When you purchase a house, you have a down payment and closing costs that must be taken into consideration. Closing costs on a home purchase are akin to tax, docs and licensing when you purchase a brand-new car. Here’s how to plan and budget for closing costs so you can best determine what your borrowing power and purchase price point might look like…
When you make an offer to purchase a house you have two types of closing costs; reoccurring closing costs, which are interest, taxes and insurance and non-recurring closing costs which are often considered the junk fees such as a lender fee, title fee, escrow fees, etc. Non-recurring closing costs are the one-time fees that you pay in accordance with borrowing money to buy a house.
Factors that influence closing costs:
Your closing costs can also vary if you desire to have an impound account for property taxes and insurance to be paid monthly by the lender.
Mortgage tip: if you’re looking at a VA loan, USDA loan or an FHA loan you must have an impound account for taxes and insurance regardless of what your down payment is.
If you’re looking at a conventional mortgage or a jumbo mortgage if you’re putting down 20 percent you can avoid having an impound account for property taxes and insurance.
In the state of Ca., you can put down 11.1 percent. The on a conventional or a jumbo mortgage and not have an impound account established where your monthly mortgage payment is only principal and interest. When you have an impound account on your loan the lender must collect for future taxes and insurance that are not yet due which is in the form of a closing costs which can impact your cash to close.
The following is an estimated table to use if you have at least a 700-credit score or better.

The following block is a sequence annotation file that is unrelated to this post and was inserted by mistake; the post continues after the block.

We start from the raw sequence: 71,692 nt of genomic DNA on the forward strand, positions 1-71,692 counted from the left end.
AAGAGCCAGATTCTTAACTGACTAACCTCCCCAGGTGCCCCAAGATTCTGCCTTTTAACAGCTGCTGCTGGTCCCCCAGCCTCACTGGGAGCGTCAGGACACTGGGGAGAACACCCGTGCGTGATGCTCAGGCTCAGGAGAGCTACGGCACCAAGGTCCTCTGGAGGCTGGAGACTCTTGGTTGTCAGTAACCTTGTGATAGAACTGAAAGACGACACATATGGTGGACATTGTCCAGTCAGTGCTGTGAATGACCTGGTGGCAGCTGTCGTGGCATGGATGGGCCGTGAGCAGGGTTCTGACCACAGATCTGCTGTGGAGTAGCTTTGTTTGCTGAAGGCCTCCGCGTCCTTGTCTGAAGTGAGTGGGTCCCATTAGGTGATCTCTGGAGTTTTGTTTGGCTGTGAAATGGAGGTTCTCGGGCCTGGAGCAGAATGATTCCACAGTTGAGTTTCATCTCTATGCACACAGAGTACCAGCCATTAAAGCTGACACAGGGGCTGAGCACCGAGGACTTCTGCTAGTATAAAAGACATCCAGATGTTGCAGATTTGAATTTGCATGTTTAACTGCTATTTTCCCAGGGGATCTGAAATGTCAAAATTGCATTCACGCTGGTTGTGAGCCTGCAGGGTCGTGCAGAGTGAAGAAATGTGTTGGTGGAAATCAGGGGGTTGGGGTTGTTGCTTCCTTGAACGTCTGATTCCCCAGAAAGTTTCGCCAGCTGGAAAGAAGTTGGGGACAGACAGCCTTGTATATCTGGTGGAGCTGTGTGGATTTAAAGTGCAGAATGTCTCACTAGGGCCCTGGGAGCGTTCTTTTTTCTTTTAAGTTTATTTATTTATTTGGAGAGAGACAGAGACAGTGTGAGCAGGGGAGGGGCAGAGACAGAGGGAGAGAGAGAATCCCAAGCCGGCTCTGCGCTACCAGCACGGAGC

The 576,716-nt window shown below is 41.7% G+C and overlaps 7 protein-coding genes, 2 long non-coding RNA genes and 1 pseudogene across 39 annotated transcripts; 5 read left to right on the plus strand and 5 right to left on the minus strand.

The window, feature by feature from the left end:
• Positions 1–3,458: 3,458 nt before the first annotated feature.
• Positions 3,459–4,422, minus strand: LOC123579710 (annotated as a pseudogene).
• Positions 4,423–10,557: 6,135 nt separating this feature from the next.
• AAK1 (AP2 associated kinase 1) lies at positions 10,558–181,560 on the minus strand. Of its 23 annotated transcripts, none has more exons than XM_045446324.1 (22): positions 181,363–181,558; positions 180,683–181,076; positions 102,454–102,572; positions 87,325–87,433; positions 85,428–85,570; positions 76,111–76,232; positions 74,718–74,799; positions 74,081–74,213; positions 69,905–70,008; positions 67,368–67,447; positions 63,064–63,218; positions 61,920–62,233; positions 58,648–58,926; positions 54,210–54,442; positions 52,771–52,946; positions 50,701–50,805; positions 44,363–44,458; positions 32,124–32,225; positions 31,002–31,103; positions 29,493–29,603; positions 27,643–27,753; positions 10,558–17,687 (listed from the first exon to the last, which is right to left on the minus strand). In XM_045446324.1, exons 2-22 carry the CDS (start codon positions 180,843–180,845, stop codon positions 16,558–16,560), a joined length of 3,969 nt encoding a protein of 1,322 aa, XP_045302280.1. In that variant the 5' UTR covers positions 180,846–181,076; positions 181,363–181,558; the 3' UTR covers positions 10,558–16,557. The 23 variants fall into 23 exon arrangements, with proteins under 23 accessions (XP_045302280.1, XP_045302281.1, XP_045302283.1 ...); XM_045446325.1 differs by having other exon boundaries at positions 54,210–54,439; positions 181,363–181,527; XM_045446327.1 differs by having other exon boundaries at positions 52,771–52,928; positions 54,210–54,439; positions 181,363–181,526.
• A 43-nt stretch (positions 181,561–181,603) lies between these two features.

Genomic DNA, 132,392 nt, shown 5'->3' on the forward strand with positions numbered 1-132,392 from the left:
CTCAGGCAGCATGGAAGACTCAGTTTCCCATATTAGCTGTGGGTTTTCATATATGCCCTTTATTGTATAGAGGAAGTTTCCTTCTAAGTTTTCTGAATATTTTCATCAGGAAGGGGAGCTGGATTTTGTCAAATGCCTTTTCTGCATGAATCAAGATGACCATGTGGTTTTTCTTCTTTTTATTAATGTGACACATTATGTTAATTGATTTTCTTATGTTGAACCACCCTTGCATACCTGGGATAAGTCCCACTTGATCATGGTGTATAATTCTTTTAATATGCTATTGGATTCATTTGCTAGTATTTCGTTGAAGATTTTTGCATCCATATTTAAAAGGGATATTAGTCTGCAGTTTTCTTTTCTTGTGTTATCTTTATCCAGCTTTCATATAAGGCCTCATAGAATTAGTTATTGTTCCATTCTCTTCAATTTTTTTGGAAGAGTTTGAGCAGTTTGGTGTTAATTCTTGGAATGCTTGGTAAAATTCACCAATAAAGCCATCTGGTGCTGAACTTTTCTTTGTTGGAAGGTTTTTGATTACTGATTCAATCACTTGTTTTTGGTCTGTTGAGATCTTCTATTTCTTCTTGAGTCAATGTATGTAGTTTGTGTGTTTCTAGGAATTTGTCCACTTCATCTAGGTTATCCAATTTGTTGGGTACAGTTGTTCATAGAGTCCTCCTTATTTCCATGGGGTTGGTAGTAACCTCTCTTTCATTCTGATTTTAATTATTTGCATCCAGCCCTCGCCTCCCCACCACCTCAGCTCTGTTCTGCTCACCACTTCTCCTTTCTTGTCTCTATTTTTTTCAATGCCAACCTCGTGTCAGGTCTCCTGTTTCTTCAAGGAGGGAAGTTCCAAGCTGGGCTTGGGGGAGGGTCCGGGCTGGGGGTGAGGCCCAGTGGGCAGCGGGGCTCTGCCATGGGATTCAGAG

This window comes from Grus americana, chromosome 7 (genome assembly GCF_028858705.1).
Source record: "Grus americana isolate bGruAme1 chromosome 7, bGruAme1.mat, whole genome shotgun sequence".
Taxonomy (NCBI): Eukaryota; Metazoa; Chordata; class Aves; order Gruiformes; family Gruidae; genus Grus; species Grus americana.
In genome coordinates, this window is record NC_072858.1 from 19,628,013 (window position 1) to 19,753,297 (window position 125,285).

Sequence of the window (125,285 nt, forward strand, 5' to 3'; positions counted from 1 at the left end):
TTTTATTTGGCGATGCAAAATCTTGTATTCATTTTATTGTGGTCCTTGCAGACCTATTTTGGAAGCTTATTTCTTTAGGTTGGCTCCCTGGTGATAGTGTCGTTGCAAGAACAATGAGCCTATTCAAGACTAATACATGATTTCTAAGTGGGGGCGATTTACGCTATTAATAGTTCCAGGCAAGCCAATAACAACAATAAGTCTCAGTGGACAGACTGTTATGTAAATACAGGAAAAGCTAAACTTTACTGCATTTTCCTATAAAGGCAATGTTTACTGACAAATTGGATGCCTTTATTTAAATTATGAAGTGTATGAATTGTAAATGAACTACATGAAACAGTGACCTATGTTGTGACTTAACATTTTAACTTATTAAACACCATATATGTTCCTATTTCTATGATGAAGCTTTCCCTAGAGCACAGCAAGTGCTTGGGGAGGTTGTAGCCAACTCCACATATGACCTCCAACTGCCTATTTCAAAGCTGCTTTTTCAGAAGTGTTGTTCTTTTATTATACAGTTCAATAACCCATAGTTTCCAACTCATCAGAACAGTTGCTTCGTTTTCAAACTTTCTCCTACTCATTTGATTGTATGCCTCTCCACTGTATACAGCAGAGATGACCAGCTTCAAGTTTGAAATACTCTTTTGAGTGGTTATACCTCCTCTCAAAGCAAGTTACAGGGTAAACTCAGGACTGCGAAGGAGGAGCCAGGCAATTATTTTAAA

Purchase price $300,000 and closing costs with impounds and taxes and insurance 3 percent of the purchase price
Purchase price $400,000 and closing costs with impounded Insurance about $10,000 or 2.2 percent of the purchase price
Purchase price $500,000 and closing costs with impounds is the same thing as $10,000
Purchase price $600,000 and closing costs are starting to climb to about $11,000
Purchase price $700,000 and closing cost is about $12,000
Purchase price $800,000 and now looking at $12- $14,000
Hopefully this should give you a good barometer of price point to closing costs and what they generally should be.
Here’s an example of a scenario that is just not feasible:
A purchase price at $500,000 with A total closing cost at $7,500. Let’s assume it’s a FHA mortgage with a 616-credit score.
Closing costs on a purchase like this automatically would be at least $10,000 before any points. Another form of a closing cost that can make your cash rise is paying discount points which is an elective item if your credit score is 700 or higher. If your credit score is less, you don’t necessarily have to pay points, but your interest rate on your mortgage will be higher. Points are upfront overhead that are paid to lower your monthly mortgage payment, but it is not always an elective option if your credit score is sub 700. Using the above example; it’s realistic that you might be paying 1 to 1.25 percent of the loan amount in the form of discount points plus the $10,000 which means closing costs on that type of scenario might equate to $12-13k as there is also an establishment for the impound account for taxes and insurance.
Mortgage tip: closing costs on a purchase are always more than on a refinance. The reason being is because you’re taking title to the property for the first time and if you’re using a loan to buy a property there’s two forms of title insurance, an owner’s policy and a lender’s policy. On any subsequent refinancing you do in the future the closing costs are less because you already own the property and there is only lenders policy that is paid when you remortgage your property.
Looking to buy a home with low closing costs? Get a no cost quote now.
Scott Sheldon is a local mortgage lender, with a decade of experience helping consumers purchase and refinance primary homes second homes and investment properties. Learn more at www.sonomacountymortgages.com.